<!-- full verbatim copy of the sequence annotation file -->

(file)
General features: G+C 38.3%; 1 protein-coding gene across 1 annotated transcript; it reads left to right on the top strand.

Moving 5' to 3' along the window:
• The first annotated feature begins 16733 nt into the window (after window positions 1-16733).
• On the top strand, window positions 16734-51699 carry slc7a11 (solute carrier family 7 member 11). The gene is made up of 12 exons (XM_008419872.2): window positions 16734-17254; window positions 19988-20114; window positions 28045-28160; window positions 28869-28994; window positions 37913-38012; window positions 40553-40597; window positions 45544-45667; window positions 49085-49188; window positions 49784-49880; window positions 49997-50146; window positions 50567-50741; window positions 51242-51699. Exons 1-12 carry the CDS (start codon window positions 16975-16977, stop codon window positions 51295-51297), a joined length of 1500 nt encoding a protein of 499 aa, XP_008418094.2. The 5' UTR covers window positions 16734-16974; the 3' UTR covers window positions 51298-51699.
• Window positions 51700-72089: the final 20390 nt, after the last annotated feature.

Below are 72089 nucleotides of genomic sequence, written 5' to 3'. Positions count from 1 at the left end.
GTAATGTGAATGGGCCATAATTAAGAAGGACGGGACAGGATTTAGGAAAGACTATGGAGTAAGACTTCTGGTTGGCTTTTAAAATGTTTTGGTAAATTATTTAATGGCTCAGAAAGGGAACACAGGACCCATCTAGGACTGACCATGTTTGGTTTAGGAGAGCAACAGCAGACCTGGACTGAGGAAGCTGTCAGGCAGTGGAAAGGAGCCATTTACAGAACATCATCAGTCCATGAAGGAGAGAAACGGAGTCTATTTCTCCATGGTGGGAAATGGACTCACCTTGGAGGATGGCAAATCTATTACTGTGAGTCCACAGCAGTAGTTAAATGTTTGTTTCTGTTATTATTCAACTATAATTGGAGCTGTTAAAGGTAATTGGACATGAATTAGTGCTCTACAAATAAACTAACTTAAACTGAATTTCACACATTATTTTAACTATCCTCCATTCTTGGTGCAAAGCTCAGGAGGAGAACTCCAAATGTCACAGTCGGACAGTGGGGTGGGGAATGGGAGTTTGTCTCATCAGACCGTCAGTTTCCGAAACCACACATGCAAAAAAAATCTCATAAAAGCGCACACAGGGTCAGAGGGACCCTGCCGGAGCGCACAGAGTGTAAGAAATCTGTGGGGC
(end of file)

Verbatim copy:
General features: G+C 38.3%; 1 protein-coding gene across 1 annotated transcript; it reads left to right on the top strand.

Moving 5' to 3' along the window:
• The first annotated feature begins 16733 nt into the window (after window positions 1-16733).
• On the top strand, window positions 16734-51699 carry slc7a11 (solute carrier family 7 member 11). The gene is made up of 12 exons (XM_008419872.2): window positions 16734-17254; window positions 19988-20114; window positions 28045-28160; window positions 28869-28994; window positions 37913-38012; window positions 40553-40597; window positions 45544-45667; window positions 49085-49188; window positions 49784-49880; window positions 49997-50146; window positions 50567-50741; window positions 51242-51699. Exons 1-12 carry the CDS (start codon window positions 16975-16977, stop codon window positions 51295-51297), a joined length of 1500 nt encoding a protein of 499 aa, XP_008418094.2. The 5' UTR covers window positions 16734-16974; the 3' UTR covers window positions 51298-51699.
• Window positions 51700-72089: the final 20390 nt, after the last annotated feature.

Below are 72089 nucleotides of genomic sequence, written 5' to 3'. Positions count from 1 at the left end.
GTAATGTGAATGGGCCATAATTAAGAAGGACGGGACAGGATTTAGGAAAGACTATGGAGTAAGACTTCTGGTTGGCTTTTAAAATGTTTTGGTAAATTATTTAATGGCTCAGAAAGGGAACACAGGACCCATCTAGGACTGACCATGTTTGGTTTAGGAGAGCAACAGCAGACCTGGACTGAGGAAGCTGTCAGGCAGTGGAAAGGAGCCATTTACAGAACATCATCAGTCCATGAAGGAGAGAAACGGAGTCTATTTCTCCATGGTGGGAAATGGACTCACCTTGGAGGATGGCAAATCTATTACTGTGAGTCCACAGCAGTAGTTAAATGTTTGTTTCTGTTATTATTCAACTATAATTGGAGCTGTTAAAGGTAATTGGACATGAATTAGTGCTCTACAAATAAACTAACTTAAACTGAATTTCACACATTATTTTAACTATCCTCCATTCTTGGTGCAAAGCTCAGGAGGAGAACTCCAAATGTCACAGTCGGACAGTGGGGTGGGGAATGGGAGTTTGTCTCATCAGACCGTCAGTTTCCGAAACCACACATGCAAAAAAAATCTCATAAAAGCGCACACAGGGTCAGAGGGACCCTGCCGGAGCGCACAGAGTGTAAGAAATCTGTGGGGC